Owners of Costco stock should rest assured: When Costco releases its earnings Wednesday, it will be more of the same for the ever-growing retailer.Investors don't need a crystal ball to know that Costco will, once again, post increases in sales. And with a business like Costco, an increase in sales means increases in earnings and members.
Costco is dutiful in keeping investors up to speed every month, so quarterly or even annual results never come out of the blue. Last month, Costco reported that its fiscal-year 2013 sales were up about 6% from last year. With most retail businesses, higher sales automatically mean higher profits, but that's not Costco's model. Costco sells its wares at close to a zero margin, charging customers for a product about what it costs for the retailer to buy that product and stock it in its stores. Rather than charging a mark-up on retail sales, Costco earns its profits by charging its customers an annual fee to shop at its stores.
However, even though Costco stockholders don't directly benefit from higher sales, in practice higher sales have meant one (or both) of two things for Costco: more members or more valuable members. Costco sells more goods either when it recruits more members, which means more membership fees generating profit, or when existing members are buying more. Costco has a two-tiered membership model in which basic members can pay $55 annually, but high-volume shoppers can opt for a $110 executive membership that comes with more perks. In its most mature, saturated markets, Costco has generated higher operating profits less by recruiting additional new members, and more by upselling existing members to executive memberships. In these markets, executive members make up just a third of all members but contribute half of all profits and, due to their higher spending habits, an even greater share of sales.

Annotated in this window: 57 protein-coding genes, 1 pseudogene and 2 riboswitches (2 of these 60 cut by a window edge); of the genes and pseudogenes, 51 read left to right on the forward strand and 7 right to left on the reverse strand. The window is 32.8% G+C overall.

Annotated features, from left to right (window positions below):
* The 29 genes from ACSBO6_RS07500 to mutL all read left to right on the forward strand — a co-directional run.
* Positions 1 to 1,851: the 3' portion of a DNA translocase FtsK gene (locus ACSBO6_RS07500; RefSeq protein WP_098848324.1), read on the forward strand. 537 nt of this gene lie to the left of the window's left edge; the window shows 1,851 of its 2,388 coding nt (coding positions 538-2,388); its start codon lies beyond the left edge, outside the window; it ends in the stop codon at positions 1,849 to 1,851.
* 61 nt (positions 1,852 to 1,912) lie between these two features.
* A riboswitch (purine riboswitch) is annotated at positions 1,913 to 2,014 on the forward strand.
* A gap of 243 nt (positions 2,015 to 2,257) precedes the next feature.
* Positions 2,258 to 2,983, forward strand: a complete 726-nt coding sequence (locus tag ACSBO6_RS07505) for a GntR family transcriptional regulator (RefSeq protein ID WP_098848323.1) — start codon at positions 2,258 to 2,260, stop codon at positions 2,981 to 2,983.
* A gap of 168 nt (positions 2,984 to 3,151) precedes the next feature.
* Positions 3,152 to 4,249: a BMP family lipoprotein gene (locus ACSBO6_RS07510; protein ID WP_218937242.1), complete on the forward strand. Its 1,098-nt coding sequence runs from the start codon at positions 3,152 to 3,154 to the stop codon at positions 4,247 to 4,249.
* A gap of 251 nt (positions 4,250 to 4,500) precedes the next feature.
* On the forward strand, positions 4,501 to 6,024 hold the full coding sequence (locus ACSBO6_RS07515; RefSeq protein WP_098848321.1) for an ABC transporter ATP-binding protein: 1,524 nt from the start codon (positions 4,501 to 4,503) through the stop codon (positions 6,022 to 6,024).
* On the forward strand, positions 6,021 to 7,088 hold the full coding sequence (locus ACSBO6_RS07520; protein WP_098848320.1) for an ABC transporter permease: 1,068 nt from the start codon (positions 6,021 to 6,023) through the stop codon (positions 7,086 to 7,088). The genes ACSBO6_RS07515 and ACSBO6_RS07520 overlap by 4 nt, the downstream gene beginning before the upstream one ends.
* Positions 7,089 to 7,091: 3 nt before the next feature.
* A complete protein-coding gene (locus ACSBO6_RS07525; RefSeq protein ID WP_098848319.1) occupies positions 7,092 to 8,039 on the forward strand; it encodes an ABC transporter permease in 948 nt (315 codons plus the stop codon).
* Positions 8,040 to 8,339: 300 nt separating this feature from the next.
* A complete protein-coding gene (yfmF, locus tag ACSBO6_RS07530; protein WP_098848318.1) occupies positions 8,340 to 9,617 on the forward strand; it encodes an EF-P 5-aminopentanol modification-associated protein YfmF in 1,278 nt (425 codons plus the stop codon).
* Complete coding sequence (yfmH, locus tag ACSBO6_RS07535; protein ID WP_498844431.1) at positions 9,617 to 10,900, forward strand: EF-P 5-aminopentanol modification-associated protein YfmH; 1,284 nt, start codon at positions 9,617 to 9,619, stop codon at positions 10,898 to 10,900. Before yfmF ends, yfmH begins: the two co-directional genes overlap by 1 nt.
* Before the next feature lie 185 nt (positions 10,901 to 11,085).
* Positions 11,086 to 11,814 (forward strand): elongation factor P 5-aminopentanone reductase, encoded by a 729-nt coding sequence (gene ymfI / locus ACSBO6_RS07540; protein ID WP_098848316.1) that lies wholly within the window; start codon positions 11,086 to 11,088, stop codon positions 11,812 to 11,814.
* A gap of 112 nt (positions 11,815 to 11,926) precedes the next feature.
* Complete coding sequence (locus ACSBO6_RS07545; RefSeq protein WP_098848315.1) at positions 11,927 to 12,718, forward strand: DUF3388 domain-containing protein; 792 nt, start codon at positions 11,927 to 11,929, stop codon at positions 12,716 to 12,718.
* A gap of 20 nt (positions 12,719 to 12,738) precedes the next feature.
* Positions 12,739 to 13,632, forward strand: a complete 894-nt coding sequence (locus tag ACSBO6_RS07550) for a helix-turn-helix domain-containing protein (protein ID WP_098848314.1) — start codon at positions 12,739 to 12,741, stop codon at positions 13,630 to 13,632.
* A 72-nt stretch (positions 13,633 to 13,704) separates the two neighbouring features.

So, even though Costco's higher sales don't directly drop to the bottom line, in Costco's history higher sales have always led to better profits. Higher sales are even a good predictor of good member retention rates, which have ticked up ever closer to 90% over 2013, from 89.7% to 89.9% in recent quarters.
The long and short of it is that regardless of the specifics of the release on Wednesday, what we know about higher sales means that investors will almost certainly be greeted with higher earnings in Costco's core markets. The only question remaining will be how well Costco's new international stores have performed. With the company reaching saturation in its American and Canadian markets, Costco's easiest pathway to growth is through replicating its North American success internationally.
3 more retail stocks to watch
The retail space is in the midst of the biggest paradigm shift since mail order took off at the turn of last century. Only those most forward-looking and capable companies will survive, and they'll handsomely reward those investors who understand the landscape. You can read about the 3 Companies Ready to Rule Retail in The Motley Fool's special report. Uncovering these top picks is free today; just click here to read more.
The article What to Expect Ahead of Costco Stock's Earnings originally appeared on Fool.com.
Fool contributor Daniel Ferry owns shares of Costco Wholesale. The Motley Fool recommends Costco Wholesale. The Motley Fool owns shares of Costco Wholesale. Try any of our Foolish newsletter services free for 30 days. We Fools may not all hold the same opinions, but we all believe that considering a diverse range of insights makes us better investors. The Motley Fool has a disclosure policy.